Dem Sen. Manchin signals bill to build Keystone could have the votes

60 votes still needed to pass bill for Keystone Pipeline


A Democratic senator suggested Sunday that the Senate might have enough votes to pass a bill compelling the Obama administration to approve the Keystone XL pipeline. 

Sen. Joe Manchin, D-W.Va., noting that 62 senators voted in favor of a Keystone measure last year, said: "I still think that vote is there. I really do." 

Manchin discussed the prospects just days after his Senate colleagues introduced a bill to build the Canada-to-Texas pipeline. The difference between the measure approved last year and this one is that last year's was a nonbinding resolution with no real teeth to it. 

The new Senate bill would require approval of Keystone. Getting a filibuster-proof, 60-vote majority on board with such a bill is a heavier lift for sponsors. 

But Manchin said he "would hope" that a few more Democrats would be willing to support it, and even suggested it could be a positive step for the White House. 

"We don't want to usurp anyone's power, but if it gives the White House some protection from the environmental community coming after them, sooner or later you've got to give to the will of the people," Manchin said. 

Democrats and Republicans are moving forward with a Senate bill to compel approval after the State Department once again delayed the consideration process, possibly until after the midterm elections. 

The proposed pipeline would carry oil from Canada to the United States, where it eventually would reach Gulf Coast refineries. Supporters say it would create thousands of jobs and help the United States get closer to a goal of energy independence. Opponents include environmentalists who say the project wouldn't create much permanent employment once it was finished, and say it would reinforce the nation's use of an energy source that worsens climate change.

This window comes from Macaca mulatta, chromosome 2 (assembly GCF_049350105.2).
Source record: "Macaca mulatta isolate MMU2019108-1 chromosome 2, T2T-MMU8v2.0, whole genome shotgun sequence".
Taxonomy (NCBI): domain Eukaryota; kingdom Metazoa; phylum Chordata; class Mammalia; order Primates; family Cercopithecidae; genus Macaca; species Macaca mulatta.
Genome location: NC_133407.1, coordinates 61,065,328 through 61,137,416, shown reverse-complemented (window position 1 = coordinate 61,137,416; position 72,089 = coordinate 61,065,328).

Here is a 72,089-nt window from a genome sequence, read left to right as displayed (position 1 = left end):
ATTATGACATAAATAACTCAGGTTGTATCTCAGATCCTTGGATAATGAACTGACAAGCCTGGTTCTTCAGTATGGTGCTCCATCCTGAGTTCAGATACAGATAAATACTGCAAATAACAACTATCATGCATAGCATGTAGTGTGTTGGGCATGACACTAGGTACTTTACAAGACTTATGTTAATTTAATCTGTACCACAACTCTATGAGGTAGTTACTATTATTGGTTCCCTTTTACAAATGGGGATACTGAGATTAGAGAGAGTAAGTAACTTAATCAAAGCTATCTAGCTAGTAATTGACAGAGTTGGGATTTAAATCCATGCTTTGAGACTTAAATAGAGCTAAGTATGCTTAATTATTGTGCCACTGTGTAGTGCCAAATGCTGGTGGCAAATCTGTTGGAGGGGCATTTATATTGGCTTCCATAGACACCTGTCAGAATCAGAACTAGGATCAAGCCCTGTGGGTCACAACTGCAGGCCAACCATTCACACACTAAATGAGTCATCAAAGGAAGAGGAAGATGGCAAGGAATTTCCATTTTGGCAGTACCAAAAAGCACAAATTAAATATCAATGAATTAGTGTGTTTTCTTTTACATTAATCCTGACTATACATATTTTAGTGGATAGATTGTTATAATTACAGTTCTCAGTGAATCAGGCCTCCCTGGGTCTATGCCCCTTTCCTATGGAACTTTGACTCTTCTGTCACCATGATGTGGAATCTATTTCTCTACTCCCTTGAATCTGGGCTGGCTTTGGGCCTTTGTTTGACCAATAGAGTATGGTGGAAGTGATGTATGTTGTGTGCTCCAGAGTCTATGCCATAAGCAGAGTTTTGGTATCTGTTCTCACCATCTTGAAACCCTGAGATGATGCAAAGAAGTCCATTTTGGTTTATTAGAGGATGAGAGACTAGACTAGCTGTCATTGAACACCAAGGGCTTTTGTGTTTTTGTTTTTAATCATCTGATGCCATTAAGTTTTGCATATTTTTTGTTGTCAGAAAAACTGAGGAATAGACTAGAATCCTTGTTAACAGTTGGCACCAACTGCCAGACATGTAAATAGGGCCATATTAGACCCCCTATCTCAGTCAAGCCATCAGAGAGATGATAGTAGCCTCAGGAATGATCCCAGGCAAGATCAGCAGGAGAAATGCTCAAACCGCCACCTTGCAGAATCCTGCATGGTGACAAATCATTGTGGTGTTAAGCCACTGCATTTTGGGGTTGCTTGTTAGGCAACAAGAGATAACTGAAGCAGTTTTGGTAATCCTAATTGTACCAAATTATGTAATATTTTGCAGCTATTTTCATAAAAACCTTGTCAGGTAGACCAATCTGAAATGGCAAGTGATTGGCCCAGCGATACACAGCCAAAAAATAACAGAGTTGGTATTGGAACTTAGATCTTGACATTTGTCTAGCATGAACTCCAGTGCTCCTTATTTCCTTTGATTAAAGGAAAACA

After the Senate legislation to approve the project was introduced last week, sponsors said they were still short of the 60 votes needed to pass it. Sens. John Hoeven. R-N.D., and Mary Landrieu, D-La., said the legislation has the support of 11 Democrats and all 45 of the Senate's Republicans, a total of 56 of the 60 that will be needed. 

"A vote on the bill is expected in the coming days," they added. 

The obvious targets for additional support include six Democrats who voted in favor of the non-binding proposal 13 months ago that expressed general support for the project: Sens. Michael Bennet of Colorado, Bob Casey of Pennsylvania, Chris Coons of Delaware, Tom Carper of Delaware, Tim Johnson of South Dakota and Bill Nelson of Florida. 

Among the group, Casey noted he has twice before voted in favor of the project, and said it was "probably a good guess" to assume he will do so again. 

Carper said he is undecided, and intends to meet with Landrieu, Hoeven and others in the coming days. 

Johnson, Coons and Nelson indicated Thursday they do not support the legislation to require construction. 

Even if sponsors could pick off four more Democrats, President Obama could still veto the bill. 

While Landrieu and Hoeven push their proposal, some Republicans say the vote should occur on an amendment to energy efficiency legislation that is expected to reach the Senate floor in the next few days. That would present Obama with a more complicated choice, since large numbers of lawmakers in both parties are likely to favor the broader measure. 

Sen. John Cornyn, R-Texas, said a vote on a free-standing bill that deals only with the pipeline is insufficient "because it will never see the light of day. The president's not going to sign it." 

Though the approval decision has been described as resting with the State Department, Manchin said Sunday that nobody in Washington believes environmental decisions are being made at that level. 

"This is coming strictly from the White House," he said. "That's where it lies. If we had the green light from the White House, this would happen." 

The Associated Press contributed to this report.